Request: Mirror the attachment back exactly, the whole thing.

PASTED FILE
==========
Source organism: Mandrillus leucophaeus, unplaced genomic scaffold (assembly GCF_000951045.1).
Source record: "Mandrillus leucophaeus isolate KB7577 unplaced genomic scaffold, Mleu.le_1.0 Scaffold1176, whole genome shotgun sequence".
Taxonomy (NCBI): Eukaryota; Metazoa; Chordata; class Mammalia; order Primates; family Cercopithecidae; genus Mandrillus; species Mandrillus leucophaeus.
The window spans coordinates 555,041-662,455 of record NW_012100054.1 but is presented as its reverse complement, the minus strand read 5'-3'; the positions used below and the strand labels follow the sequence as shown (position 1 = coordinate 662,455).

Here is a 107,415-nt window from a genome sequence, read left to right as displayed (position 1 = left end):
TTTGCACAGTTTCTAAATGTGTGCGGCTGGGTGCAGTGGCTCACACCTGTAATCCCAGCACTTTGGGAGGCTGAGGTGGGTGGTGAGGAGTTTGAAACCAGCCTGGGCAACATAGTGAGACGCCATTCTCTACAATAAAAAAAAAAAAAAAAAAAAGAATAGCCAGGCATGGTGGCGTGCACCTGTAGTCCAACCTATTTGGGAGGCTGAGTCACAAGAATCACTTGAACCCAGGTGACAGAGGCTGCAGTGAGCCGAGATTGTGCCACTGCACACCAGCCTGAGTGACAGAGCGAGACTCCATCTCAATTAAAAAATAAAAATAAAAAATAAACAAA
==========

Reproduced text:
Source organism: Mandrillus leucophaeus, unplaced genomic scaffold (assembly GCF_000951045.1).
Source record: "Mandrillus leucophaeus isolate KB7577 unplaced genomic scaffold, Mleu.le_1.0 Scaffold1176, whole genome shotgun sequence".
Taxonomy (NCBI): Eukaryota; Metazoa; Chordata; class Mammalia; order Primates; family Cercopithecidae; genus Mandrillus; species Mandrillus leucophaeus.
The window spans coordinates 555,041-662,455 of record NW_012100054.1 but is presented as its reverse complement, the minus strand read 5'-3'; the positions used below and the strand labels follow the sequence as shown (position 1 = coordinate 662,455).

Here is a 107,415-nt window from a genome sequence, read left to right as displayed (position 1 = left end):
TTTGCACAGTTTCTAAATGTGTGCGGCTGGGTGCAGTGGCTCACACCTGTAATCCCAGCACTTTGGGAGGCTGAGGTGGGTGGTGAGGAGTTTGAAACCAGCCTGGGCAACATAGTGAGACGCCATTCTCTACAATAAAAAAAAAAAAAAAAAAAAGAATAGCCAGGCATGGTGGCGTGCACCTGTAGTCCAACCTATTTGGGAGGCTGAGTCACAAGAATCACTTGAACCCAGGTGACAGAGGCTGCAGTGAGCCGAGATTGTGCCACTGCACACCAGCCTGAGTGACAGAGCGAGACTCCATCTCAATTAAAAAATAAAAATAAAAAATAAACAAA